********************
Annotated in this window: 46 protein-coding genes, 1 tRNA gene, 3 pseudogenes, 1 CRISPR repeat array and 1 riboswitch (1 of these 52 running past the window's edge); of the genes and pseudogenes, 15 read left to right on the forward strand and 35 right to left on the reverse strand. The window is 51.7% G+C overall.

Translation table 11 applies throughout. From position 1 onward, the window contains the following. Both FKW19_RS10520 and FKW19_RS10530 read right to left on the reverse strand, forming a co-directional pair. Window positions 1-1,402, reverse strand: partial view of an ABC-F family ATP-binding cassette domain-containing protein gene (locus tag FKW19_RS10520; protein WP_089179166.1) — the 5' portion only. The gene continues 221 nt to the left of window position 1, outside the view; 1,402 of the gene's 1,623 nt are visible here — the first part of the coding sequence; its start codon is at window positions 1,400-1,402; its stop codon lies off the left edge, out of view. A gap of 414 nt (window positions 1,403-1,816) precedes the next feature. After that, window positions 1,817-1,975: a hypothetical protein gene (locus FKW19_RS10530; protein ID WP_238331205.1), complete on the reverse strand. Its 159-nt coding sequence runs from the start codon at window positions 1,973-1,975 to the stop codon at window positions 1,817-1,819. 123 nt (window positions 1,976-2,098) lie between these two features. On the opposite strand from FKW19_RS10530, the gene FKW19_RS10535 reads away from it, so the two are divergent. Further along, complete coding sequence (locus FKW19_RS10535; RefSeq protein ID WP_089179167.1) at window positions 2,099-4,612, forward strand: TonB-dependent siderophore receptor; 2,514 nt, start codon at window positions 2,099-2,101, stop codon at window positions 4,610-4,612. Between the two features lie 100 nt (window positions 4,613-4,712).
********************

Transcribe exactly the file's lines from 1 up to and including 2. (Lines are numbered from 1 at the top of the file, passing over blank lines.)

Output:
Annotated in this window: 46 protein-coding genes, 1 tRNA gene, 3 pseudogenes, 1 CRISPR repeat array and 1 riboswitch (1 of these 52 running past the window's edge); of the genes and pseudogenes, 15 read left to right on the forward strand and 35 right to left on the reverse strand. The window is 51.7% G+C overall.

Translation table 11 applies throughout. From position 1 onward, the window contains the following. Both FKW19_RS10520 and FKW19_RS10530 read right to left on the reverse strand, forming a co-directional pair. Window positions 1-1,402, reverse strand: partial view of an ABC-F family ATP-binding cassette domain-containing protein gene (locus tag FKW19_RS10520; protein WP_089179166.1) — the 5' portion only. The gene continues 221 nt to the left of window position 1, outside the view; 1,402 of the gene's 1,623 nt are visible here — the first part of the coding sequence; its start codon is at window positions 1,400-1,402; its stop codon lies off the left edge, out of view. A gap of 414 nt (window positions 1,403-1,816) precedes the next feature. After that, window positions 1,817-1,975: a hypothetical protein gene (locus FKW19_RS10530; protein ID WP_238331205.1), complete on the reverse strand. Its 159-nt coding sequence runs from the start codon at window positions 1,973-1,975 to the stop codon at window positions 1,817-1,819. 123 nt (window positions 1,976-2,098) lie between these two features. On the opposite strand from FKW19_RS10530, the gene FKW19_RS10535 reads away from it, so the two are divergent. Further along, complete coding sequence (locus FKW19_RS10535; RefSeq protein ID WP_089179167.1) at window positions 2,099-4,612, forward strand: TonB-dependent siderophore receptor; 2,514 nt, start codon at window positions 2,099-2,101, stop codon at window positions 4,610-4,612. Between the two features lie 100 nt (window positions 4,613-4,712).